As the venue darkens before Taking Back Sunday comes onstage, the "Mister Rogers' Neighborhood" theme-song begins to play. Much like the "Lion King" opener of Warped Tour (which, by the way, was the pre-TAYF10 tour for both Bayside and TBS; both expressed how weird it was at the shows), the intro is smile-inducing.

Taking Back Sunday jumps from that intro straight into "What's It Feel Like To Be A Ghost?" and performs a short run of their set staples (including "One-Eighty By Summer," "El Paso" and "MakeDamnSure") in front of a backdrop displaying their self-titled album's art and within an impressive red-and-blue-heavy light show.

It was during that brief section of the show that I heard whinging behind me in Cleveland: "I thought this was the Tell All Your Friends tour, whine whine whine blah blah."

My friend and I had speculated if they would start with TAYF or with auxiliary songs, and I think the set order works out very well, especially when considering the surprise fans get at the end (yeah, spoilers. I'm SERIOUS. Back away now.)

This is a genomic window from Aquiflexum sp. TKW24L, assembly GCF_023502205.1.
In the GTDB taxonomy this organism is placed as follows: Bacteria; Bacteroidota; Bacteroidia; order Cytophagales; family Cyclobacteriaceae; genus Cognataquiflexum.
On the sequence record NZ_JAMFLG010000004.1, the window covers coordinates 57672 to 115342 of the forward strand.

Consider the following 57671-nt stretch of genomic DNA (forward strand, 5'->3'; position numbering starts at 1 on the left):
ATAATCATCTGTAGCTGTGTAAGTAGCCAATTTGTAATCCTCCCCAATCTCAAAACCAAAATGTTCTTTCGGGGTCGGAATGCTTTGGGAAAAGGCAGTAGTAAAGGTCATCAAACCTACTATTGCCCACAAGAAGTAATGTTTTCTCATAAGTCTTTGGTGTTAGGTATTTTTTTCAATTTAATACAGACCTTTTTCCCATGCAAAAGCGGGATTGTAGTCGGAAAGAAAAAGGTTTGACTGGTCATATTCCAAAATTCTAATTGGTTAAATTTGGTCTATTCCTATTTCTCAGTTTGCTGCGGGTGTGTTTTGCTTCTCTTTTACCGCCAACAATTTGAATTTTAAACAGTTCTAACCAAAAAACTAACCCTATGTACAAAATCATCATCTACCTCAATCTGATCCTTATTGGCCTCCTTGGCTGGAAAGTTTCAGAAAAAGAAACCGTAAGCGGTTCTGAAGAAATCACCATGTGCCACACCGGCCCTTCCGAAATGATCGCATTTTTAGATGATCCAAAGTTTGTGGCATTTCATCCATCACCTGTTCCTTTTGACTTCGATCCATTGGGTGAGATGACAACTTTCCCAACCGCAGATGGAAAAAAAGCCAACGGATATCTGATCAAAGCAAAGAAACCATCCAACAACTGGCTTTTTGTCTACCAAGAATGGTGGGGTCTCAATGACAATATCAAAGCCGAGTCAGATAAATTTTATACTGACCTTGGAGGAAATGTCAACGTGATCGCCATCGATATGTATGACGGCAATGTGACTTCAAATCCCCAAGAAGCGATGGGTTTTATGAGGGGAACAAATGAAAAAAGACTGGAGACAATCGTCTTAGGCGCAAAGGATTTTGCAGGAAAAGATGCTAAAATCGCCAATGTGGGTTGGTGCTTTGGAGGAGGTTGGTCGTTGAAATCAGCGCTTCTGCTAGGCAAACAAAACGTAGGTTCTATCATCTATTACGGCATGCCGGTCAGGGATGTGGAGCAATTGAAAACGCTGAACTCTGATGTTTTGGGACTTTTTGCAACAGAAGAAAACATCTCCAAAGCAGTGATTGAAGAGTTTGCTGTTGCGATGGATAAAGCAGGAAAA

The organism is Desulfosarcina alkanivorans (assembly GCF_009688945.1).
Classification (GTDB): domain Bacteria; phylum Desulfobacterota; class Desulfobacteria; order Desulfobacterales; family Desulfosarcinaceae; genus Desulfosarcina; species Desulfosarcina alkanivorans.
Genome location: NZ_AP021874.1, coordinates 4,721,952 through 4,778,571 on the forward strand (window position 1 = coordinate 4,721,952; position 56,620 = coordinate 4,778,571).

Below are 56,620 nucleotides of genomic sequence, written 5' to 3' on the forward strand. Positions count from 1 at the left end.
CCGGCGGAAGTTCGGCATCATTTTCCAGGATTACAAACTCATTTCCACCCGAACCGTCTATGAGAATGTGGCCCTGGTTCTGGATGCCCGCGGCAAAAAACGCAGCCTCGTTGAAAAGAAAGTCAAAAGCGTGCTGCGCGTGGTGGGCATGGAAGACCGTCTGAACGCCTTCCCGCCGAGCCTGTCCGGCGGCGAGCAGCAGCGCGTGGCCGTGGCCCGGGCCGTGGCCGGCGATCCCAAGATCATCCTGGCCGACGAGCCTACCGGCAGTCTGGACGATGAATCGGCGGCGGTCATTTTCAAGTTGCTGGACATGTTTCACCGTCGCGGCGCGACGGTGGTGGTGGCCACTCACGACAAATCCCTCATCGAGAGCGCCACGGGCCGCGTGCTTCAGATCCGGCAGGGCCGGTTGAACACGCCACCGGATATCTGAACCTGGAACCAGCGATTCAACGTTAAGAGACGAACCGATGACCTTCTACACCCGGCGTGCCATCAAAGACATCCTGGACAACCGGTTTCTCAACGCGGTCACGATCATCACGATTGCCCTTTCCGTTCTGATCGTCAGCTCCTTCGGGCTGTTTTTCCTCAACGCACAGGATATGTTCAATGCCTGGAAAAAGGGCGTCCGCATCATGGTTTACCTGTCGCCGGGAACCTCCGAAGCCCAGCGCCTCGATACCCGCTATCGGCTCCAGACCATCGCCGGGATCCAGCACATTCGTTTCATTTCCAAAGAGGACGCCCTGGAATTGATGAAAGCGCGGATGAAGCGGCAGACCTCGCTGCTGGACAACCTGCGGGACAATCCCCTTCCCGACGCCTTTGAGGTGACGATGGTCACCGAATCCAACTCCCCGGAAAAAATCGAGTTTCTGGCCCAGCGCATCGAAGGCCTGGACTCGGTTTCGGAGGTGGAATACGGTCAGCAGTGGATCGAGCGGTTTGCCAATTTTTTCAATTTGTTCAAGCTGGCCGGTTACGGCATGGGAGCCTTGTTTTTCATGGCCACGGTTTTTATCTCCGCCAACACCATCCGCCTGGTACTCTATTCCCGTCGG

I've written before about just how special and intimate a Taking Back Sunday show is, largely thanks to vocalist Adam Lazzara's not just looking you in the eye, but STARING YOU DOWN as you sing along with him, but it's not only him. Shaun and John smile almost the entire time they're playing, Eddie ventures across the stage and to the very tip of it to engage with the crowd, and my best friend and I have even caught a smile from Mark from behind his drum kit at the back of the stage.

They just make it...special. I can only imagine how intimate and interactive the acoustic shows on this tour are.